SAFETY TIP TUESDAY- NCESD
Provided by the North Central ESD Workers Compensation Trust
Why Learn CPR? It Saves Lives...
- Cardiac arrest is a leading cause of death in the US.
- Each year over 350,000 out-of-hospital cardiac arrests occur in the US; including an estimated 6,328 cases involving children under 18 years of age.
- Studies show cardiopulmonary resuscitation or CPR, if started immediately, can double or even triple a cardiac arrest victim’s chance of survival.
- Only 46% of people who suffer an out-of-hospital cardiac arrest receive CPR before professional help arrive, most likely because 70% of Americans report feeling helpless during a cardiac emergency, indicating they do not know how to administer CPR or are afraid of hurting the person.
Would you know what to do if you saw an adult or teen suddenly collapse?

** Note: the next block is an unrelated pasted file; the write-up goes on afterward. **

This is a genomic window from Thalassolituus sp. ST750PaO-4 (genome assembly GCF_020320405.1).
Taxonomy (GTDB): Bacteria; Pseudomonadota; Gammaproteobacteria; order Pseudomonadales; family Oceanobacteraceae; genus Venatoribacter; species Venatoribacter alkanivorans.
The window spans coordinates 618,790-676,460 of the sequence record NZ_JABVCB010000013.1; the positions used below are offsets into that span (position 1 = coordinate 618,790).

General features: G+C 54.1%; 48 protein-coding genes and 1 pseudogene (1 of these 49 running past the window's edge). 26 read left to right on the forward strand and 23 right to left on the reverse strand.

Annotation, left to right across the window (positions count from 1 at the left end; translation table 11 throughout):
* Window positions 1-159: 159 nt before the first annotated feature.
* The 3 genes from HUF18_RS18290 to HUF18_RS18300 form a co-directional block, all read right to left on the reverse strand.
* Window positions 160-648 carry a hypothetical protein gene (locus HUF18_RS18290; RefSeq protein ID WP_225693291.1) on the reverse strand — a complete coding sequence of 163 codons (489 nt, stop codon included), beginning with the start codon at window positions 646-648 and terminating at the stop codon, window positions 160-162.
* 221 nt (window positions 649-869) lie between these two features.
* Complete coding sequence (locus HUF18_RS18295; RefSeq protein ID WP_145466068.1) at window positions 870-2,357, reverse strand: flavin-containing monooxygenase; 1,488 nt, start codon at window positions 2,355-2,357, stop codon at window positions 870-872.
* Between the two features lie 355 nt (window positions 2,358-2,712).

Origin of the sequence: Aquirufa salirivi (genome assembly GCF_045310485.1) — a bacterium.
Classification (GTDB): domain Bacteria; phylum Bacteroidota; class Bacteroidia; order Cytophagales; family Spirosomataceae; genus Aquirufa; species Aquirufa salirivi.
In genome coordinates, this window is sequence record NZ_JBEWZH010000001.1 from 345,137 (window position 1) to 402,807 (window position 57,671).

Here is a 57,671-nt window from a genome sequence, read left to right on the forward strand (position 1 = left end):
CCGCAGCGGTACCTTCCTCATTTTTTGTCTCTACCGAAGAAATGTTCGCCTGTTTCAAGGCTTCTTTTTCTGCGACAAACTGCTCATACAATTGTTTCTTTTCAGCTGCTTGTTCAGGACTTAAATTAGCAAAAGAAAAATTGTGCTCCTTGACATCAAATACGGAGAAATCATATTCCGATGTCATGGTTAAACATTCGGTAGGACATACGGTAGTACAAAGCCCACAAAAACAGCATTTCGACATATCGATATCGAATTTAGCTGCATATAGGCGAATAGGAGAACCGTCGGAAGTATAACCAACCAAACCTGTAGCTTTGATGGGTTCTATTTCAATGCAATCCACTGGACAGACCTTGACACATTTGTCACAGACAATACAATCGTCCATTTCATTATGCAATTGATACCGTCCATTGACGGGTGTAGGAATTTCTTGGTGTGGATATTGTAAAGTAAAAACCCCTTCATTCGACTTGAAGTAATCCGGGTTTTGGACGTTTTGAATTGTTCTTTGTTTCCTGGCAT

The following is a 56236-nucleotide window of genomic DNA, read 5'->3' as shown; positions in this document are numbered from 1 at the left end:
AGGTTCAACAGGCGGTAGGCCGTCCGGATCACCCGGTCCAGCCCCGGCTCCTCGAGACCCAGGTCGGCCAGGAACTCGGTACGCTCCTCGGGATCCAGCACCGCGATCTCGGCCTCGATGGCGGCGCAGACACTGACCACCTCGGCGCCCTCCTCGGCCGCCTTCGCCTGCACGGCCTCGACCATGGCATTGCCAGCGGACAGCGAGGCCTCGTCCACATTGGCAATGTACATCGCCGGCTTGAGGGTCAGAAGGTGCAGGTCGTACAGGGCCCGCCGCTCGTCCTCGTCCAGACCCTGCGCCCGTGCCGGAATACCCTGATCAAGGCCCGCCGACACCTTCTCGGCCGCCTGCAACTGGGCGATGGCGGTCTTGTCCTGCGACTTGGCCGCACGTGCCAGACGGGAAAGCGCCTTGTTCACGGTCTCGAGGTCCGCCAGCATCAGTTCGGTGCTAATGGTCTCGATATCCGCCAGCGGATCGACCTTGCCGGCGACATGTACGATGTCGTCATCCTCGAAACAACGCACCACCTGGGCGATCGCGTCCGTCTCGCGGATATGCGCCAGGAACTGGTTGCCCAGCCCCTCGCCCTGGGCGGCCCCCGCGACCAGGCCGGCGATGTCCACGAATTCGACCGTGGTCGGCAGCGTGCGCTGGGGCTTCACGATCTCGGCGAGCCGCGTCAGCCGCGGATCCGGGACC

Compression-Only CPR Works. Studies have shown that compression-only CPR is as effective as conventional CPR for treating cardiac arrests that occur at home or in the workplace. It’s simple, consisting of just two easy steps; and, is very easy to learn.
2. Push hard and fast in the center of the chest
Push at a rate of at least 100 - 120 compressions per minute… to the beat of “Stayin’ Alive.”
- The AHA recommends CPR with compressions and breaths for infants and children and victims of drowning, drug overdose, or people who collapse due to breathing problems.
- Learning Compression-Only CPR will NOT fulfill the First Aid/CPR training requirement for most certified staff positions.
Why not be prepared by taking time to learn or review the simple steps that can save a life?
Chances are it’ll make a difference for someone you love! Seventy percent (70%) of out-of-hospital cardiac arrests occur in homes and residential settings.
- Review the basic steps of CPR — if you already know how to perform CPR; or
- Sign up to take a First Aid/CPR class - Register to attend the First Aid/CPR class at NCESD on Thursday, August 18, 2016, through ESDWorks at www.ncesd.org beginning June 15th.
Visit www.cpr.heart.org to learn more about CPR or to watch a video demonstrating Compression-Only CPR.